Last night, centrist Democrat Henry Cuellar beat up on liberal Democrat Ciro Rodriguez to hold his seat in Congress, a seat he wrestled away from Rodriguez in 2004. Then, it was a tight race. This time, it wasn't even close. Rodriguez had the entire left wing of the Democratic Party, most of the Texas Democratic Congressional delegation, a slough of unions, MoveOn.org, DFA (the Dean PAC), and the overwhelming histrionics of Kos and Atrios on his side. He came into the final week with a massive advantage in money, much of it raised from out of state by the Angry Left.

On his side, Cuellar had....well, not much. Less than a full term of incumbency (vs. Rodriguez's previous four terms in that seat), some minor funding from the DCCC, and the support of the local businesses. And less than a term's worth of defying his party's leadership to support what he thought was best for his district, instead of what his party's leaders wanted him to do.
And the vaunted "ass-whooping" the Kos crew inflicted on Henry Cuellar?
With 99 percent of the precincts reporting, Cuellar had 53 percent of the ballots tallied. Rodriguez, who narrowly lost to Cuellar in the 2004 primary in the South Texas district, had 41 percent. Victor Morales had 2,534 votes, or 6 percent.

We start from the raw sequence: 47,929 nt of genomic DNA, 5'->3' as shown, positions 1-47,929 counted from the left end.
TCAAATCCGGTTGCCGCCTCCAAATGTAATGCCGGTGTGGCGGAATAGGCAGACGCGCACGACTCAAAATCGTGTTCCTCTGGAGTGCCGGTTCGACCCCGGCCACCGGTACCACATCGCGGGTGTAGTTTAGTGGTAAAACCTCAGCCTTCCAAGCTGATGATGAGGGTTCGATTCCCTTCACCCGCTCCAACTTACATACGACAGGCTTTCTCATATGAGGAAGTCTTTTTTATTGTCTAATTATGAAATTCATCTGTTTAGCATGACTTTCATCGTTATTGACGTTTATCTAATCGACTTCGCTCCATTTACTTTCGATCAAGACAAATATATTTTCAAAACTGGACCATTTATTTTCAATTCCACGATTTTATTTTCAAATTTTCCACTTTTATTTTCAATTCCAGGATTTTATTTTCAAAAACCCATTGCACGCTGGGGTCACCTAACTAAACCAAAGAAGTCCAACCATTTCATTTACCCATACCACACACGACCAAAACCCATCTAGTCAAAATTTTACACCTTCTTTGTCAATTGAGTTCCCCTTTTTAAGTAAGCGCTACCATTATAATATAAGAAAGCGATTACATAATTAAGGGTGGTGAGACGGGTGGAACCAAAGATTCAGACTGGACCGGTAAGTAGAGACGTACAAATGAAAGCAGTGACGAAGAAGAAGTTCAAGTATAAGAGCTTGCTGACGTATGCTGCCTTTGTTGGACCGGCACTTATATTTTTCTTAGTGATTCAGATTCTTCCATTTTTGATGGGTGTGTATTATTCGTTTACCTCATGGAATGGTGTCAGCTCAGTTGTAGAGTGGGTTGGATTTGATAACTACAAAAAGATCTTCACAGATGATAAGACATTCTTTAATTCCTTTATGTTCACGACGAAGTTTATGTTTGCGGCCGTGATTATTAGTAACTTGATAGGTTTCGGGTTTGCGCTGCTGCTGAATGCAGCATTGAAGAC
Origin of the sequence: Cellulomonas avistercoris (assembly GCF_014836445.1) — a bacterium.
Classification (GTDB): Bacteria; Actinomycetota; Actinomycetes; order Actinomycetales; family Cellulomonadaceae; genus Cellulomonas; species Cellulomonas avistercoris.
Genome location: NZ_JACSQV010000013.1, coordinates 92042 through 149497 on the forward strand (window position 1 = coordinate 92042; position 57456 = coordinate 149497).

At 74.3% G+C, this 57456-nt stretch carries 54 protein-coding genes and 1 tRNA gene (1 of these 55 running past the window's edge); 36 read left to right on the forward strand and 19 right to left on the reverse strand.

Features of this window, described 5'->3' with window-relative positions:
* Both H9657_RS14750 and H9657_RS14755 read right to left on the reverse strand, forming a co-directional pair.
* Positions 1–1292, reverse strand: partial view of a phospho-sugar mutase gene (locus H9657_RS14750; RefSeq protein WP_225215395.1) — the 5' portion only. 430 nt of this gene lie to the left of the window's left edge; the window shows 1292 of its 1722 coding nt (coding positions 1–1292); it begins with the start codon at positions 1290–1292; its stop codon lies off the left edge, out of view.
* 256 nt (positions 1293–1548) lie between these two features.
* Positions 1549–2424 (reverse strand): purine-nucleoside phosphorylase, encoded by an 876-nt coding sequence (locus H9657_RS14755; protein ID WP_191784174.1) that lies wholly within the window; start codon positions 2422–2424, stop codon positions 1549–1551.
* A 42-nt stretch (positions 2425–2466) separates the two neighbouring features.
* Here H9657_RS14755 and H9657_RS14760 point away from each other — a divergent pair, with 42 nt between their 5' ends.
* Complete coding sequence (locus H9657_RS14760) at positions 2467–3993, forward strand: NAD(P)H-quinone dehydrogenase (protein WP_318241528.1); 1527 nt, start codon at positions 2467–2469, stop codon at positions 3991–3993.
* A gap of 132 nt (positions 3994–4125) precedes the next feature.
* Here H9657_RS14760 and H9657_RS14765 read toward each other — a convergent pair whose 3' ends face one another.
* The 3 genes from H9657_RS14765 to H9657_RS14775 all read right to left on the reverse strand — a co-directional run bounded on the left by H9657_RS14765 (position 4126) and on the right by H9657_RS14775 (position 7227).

12 points. A larger margin than the last time Cuellar beat Rodriguez. What's that make Kos, 0 for 100 now? Mainstream Dems better hope it stays that way if they want to remain a viable party. Next up, the Lieberman race in CT.
 
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Comments
In fairness, Republicans tried to do the same thing to Arlen Specter. Unsuccessfully. The Club For Growth frequently advocates minor candidates against insufficiently anti-tax Republicans, generally to no avail.
 
Written By: Jon Henke
URL: http://www.QandO.net
Although I didn’t stress it, I did mention the extreme right’s tendency to have the same sort of litmus test on issues.

My biggest point is questioning the strategy. I understand the desire to have candidates which share your beliefs on issues. But is it smart, given the makeup of the district involved, to attempt to replace a moderate incumbent -who at least shares some of your beliefs- with an extreme candidate and risk losing the the seat to a candidate who shares none of your beliefs?

If that’s "reality based" it seems a bit foggy to me.
 
Written By: McQ
URL: http://qando.net
This from the reality-based community: